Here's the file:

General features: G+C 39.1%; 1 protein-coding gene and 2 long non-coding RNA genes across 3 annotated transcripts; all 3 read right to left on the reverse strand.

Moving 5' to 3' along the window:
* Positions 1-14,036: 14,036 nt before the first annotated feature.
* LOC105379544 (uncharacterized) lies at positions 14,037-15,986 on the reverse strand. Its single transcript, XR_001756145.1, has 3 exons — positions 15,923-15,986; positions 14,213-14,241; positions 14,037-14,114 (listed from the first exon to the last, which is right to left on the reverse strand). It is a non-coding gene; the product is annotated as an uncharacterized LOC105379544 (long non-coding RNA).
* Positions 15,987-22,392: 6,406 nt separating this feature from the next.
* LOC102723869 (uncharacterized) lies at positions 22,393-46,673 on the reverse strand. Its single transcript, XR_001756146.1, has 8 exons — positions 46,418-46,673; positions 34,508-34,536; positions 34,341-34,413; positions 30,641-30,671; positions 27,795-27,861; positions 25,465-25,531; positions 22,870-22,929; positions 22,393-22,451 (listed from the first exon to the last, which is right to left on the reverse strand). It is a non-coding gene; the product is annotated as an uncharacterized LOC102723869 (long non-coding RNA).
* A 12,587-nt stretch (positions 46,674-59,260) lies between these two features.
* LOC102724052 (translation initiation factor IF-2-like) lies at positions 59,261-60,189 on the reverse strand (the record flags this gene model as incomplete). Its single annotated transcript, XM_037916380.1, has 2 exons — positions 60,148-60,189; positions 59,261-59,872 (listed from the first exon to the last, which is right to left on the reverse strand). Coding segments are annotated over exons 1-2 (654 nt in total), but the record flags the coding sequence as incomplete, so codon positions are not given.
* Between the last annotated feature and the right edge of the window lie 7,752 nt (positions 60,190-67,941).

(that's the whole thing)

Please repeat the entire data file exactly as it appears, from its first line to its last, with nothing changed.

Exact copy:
General features: G+C 39.1%; 1 protein-coding gene and 2 long non-coding RNA genes across 3 annotated transcripts; all 3 read right to left on the reverse strand.

Moving 5' to 3' along the window:
* Positions 1-14,036: 14,036 nt before the first annotated feature.
* LOC105379544 (uncharacterized) lies at positions 14,037-15,986 on the reverse strand. Its single transcript, XR_001756145.1, has 3 exons — positions 15,923-15,986; positions 14,213-14,241; positions 14,037-14,114 (listed from the first exon to the last, which is right to left on the reverse strand). It is a non-coding gene; the product is annotated as an uncharacterized LOC105379544 (long non-coding RNA).
* Positions 15,987-22,392: 6,406 nt separating this feature from the next.
* LOC102723869 (uncharacterized) lies at positions 22,393-46,673 on the reverse strand. Its single transcript, XR_001756146.1, has 8 exons — positions 46,418-46,673; positions 34,508-34,536; positions 34,341-34,413; positions 30,641-30,671; positions 27,795-27,861; positions 25,465-25,531; positions 22,870-22,929; positions 22,393-22,451 (listed from the first exon to the last, which is right to left on the reverse strand). It is a non-coding gene; the product is annotated as an uncharacterized LOC102723869 (long non-coding RNA).
* A 12,587-nt stretch (positions 46,674-59,260) lies between these two features.
* LOC102724052 (translation initiation factor IF-2-like) lies at positions 59,261-60,189 on the reverse strand (the record flags this gene model as incomplete). Its single annotated transcript, XM_037916380.1, has 2 exons — positions 60,148-60,189; positions 59,261-59,872 (listed from the first exon to the last, which is right to left on the reverse strand). Coding segments are annotated over exons 1-2 (654 nt in total), but the record flags the coding sequence as incomplete, so codon positions are not given.
* Between the last annotated feature and the right edge of the window lie 7,752 nt (positions 60,190-67,941).